The current market for renewable energy has less to do with short-term fluctuations in the price of oil, and more with the longer term acceptance of a changing energy future, according to a British consulting firm.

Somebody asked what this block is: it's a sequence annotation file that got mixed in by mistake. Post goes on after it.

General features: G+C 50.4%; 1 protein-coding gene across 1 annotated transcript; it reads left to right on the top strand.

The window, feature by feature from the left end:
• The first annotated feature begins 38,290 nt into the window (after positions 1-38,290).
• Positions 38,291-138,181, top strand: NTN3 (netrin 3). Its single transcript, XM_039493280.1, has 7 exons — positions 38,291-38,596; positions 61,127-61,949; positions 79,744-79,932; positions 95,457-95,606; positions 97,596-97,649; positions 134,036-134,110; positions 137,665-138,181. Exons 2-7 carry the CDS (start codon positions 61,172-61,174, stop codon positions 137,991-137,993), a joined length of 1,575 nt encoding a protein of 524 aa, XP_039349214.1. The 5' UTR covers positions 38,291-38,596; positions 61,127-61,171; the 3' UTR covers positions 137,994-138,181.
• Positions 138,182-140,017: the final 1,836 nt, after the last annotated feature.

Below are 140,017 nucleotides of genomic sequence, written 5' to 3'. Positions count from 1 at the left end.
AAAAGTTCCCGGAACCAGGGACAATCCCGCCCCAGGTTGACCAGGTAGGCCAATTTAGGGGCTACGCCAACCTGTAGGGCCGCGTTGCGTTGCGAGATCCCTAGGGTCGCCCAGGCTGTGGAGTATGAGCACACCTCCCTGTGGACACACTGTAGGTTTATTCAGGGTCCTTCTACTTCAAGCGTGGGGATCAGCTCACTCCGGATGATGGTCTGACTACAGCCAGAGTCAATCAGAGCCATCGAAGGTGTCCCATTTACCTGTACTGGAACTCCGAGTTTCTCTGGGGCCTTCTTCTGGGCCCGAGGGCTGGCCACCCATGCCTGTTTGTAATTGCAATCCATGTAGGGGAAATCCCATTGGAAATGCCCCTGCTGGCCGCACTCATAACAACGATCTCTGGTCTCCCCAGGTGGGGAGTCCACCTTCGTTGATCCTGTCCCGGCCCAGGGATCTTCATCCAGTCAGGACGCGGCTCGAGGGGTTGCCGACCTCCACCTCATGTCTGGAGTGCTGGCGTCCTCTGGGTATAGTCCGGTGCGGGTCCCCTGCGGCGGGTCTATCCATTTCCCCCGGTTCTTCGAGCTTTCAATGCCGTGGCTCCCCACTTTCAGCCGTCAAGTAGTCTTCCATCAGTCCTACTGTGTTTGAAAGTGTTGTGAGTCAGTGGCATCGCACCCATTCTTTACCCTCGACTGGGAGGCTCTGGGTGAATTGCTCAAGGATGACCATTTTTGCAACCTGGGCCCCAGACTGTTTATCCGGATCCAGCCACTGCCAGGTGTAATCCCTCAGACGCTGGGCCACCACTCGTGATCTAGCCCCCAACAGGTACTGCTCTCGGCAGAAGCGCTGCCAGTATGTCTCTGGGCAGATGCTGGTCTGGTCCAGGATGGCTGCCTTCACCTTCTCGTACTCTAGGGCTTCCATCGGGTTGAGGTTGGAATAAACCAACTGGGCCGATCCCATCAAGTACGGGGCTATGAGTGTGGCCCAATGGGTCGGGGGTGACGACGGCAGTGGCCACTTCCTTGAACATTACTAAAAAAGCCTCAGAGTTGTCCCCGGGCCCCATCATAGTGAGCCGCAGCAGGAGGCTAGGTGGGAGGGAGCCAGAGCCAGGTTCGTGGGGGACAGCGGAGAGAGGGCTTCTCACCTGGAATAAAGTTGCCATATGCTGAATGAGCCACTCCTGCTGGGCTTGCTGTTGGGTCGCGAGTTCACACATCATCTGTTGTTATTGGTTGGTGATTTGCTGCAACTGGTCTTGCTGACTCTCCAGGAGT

ABERDEEN, Scotland – “High oil prices are no longer the sole driver of developments in renewable energy technologies,” say Will Rowley and John Westwood of the firm, Douglas-Westwood, in their keynote paper to the ‘Creating an All-Energy Future’ conference in Scotland. “Hydrocarbons will continue to dominate the energy markets over the next decade but renewable energy has now moved into the commercial arena as an important element of the energy product mix.” Companies such as BP, Enron and Shell see renewable energy as an integral part of their future portfolio, and the authors predict that the annual investment in renewable energy technologies will grow from $8.4 billion in 2000 to $23.8 billion in 2010. “Whilst all the major renewable energy sources are forecast to grow with double digit annualised rates, solar, wind and biomass technologies are likely to represent over 95 percent of capital investment,” they say. The paper examines the potential for offshore wind energy, of which almost half of the 330 TWh global resource is located in Europe. They estimate that 80 percent of installations this decade will be in European waters, representing an investment of more than $1.4 billion. “But the prospects could be much greater,” they add. “Our forecast for total onshore wind power capex over the next decade is $70 billion. If only a small proportion of this was moved offshore, the impact could be considerable. The offshore industry contractors have the technical capability what is now required is a political initiative.” Other speakers included Tom Thorpe of AEA Technology, who examined the British market for marine renewables, Ray Hunter of Renewable Energy Systems on wind energy, Rob Forrest of the Scottish Renewables Forum on the renewables supply chain, and David Still of AMEC Border Wind on the Blyth wind facility. “Renewable energy technologies are undergoing a transformation in the current market place,” they explain. “Major commercial developments spurred on by the oil crisis of the 1970’s helped to create the $8.4 billion market for renewables technology we have today. ” “Without exception across the renewable energy sector, we forecast double digit annualised growth rates over the next ten years, in comparison with oil usage growth at 1.1 percent, natural gas at 1.8 percent and total energy use of 1.2 percent per annum,” they add. Annual growth rates will be as high as 34 percent for solar, 21 percent for PV, 55 percent for wind, 1 percent for geothermal, 20 percent for biomass, 6 percent for small hydro, and 0.5 percent for wave and tidal. “One of the diversification options is offshore renewable energy and this will offer some considerable opportunities for some companies,” they say. Britain’s offshore oil and gas industry could attract as much as $40 billion of investment over the next decade, while the total European offshore wind industry could reach $1.6 billion. “Today’s renewable energies market is inextricably connected with the longer-term reality and acceptance of a changing energy future,” they conclude. “High oil prices are no longer the sole driver of developments in renewable energy technologies. Hydrocarbons will continue to dominate the energy markets over the next decade but renewable energy has now moved into the commercial arena as an important element of the energy product mix.”